Electrical – Interpreting rating label of DC power supply – supposed to be a constant voltage source or a constant current source

arduinoesp8266power supply

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Hi all, bit of a beginner question here. According to the output section of the label, this is a 12V, 1000mA power supply. This is confusing me a bit. Is this device meant to output a constant voltage or a constant current?

My gut feeling is that it's meant to be a constant voltage source, and that the 1000mA value is some kind of failure threshold.

THEORETICALLY SPEAKING, would there be a danger if the (tampered with and exposed) terminals of the output came into contact with human skin (say, at the hand)? Surely 12V won't be enough to hurt anybody?

Also theoretically speaking, can I use this power supply (after voltage division) to act as a cheap power supply for my ESP8266 circuit? Or will this deliver way too much current and fry my delicate microcontroller chip?

Thanks for taking a look at my extremely beginner questions, I really appreciate it. I'm trying to get into a hobby here 😉

Best Answer

12 V is the value of the regulated, stable output voltage. 1000 mA (or 1 A) is the maximum output current you can draw and still expect the output voltage to remain at 12 V. Note that the max output power is 12 W. This is consistent because (combining Joule's Law and Ohm's Law), power equals voltage times current.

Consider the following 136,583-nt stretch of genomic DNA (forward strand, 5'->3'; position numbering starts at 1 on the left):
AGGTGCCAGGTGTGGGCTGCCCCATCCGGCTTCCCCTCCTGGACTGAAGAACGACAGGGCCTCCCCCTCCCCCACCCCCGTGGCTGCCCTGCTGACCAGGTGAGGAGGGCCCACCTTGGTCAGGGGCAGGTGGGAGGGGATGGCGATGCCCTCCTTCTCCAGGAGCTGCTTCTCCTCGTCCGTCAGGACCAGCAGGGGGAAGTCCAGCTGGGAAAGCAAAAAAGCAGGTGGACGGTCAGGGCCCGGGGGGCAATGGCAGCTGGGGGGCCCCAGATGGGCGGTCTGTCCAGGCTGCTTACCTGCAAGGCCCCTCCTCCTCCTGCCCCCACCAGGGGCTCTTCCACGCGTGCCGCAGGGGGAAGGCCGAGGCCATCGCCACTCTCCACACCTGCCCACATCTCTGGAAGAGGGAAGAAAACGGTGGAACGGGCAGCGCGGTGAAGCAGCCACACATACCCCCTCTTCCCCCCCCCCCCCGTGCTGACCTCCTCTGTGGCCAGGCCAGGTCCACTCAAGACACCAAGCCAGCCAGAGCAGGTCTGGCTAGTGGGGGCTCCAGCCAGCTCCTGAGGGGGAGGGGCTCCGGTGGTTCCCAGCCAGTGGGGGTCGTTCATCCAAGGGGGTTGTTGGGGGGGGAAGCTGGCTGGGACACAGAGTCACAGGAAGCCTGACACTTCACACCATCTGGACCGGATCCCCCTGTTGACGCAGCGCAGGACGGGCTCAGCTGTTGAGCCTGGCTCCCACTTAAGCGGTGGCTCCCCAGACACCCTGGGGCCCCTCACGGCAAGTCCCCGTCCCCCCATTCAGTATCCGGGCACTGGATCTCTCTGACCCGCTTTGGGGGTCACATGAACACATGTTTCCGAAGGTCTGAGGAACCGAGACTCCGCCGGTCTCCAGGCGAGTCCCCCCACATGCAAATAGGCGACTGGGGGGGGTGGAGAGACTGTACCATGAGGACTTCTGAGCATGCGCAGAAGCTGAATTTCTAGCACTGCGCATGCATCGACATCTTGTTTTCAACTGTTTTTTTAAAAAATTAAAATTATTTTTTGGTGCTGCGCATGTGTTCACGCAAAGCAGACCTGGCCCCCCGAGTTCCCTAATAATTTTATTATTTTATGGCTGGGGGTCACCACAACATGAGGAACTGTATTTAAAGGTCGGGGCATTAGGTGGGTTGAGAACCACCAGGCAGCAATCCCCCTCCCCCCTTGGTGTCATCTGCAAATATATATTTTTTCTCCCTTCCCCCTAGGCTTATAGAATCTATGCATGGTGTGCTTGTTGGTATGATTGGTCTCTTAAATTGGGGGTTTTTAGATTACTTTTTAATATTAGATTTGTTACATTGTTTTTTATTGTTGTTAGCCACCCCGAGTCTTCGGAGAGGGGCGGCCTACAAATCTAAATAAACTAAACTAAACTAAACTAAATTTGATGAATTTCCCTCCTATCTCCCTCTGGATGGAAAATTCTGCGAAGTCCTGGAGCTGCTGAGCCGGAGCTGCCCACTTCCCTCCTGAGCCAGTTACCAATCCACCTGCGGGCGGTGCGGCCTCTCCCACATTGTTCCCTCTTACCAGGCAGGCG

Another note: most switching power supplies cannot maintain regulation all the way down to zero output current. A typical minimum load is 10% of the rated max. In your case, this means that for loads less than 100 mA, your supply's output voltage might be something other than 12 V. You can test this by connecting resistors of 120 ohms or more to the output and measuring the output voltage. Be sure to use resistors rated for sufficient power. The power dissipated in a resistor can be calculated using Watt's Law: P = E^2 / R. For safety, use a resistor rated for at least twice the expected power dissipation.

A simple resistor divider will not work as a step-down regulator for an external device because that device expects the supply voltage to remain constant asn the current load varies. The 8266 draws more or less current depending on what the circuit is doing, and this will cause its supply voltage to vary. Not good. Best to add a simple voltage regulator circuit to step the 12 V down to what is needed and hold that output voltage value constant.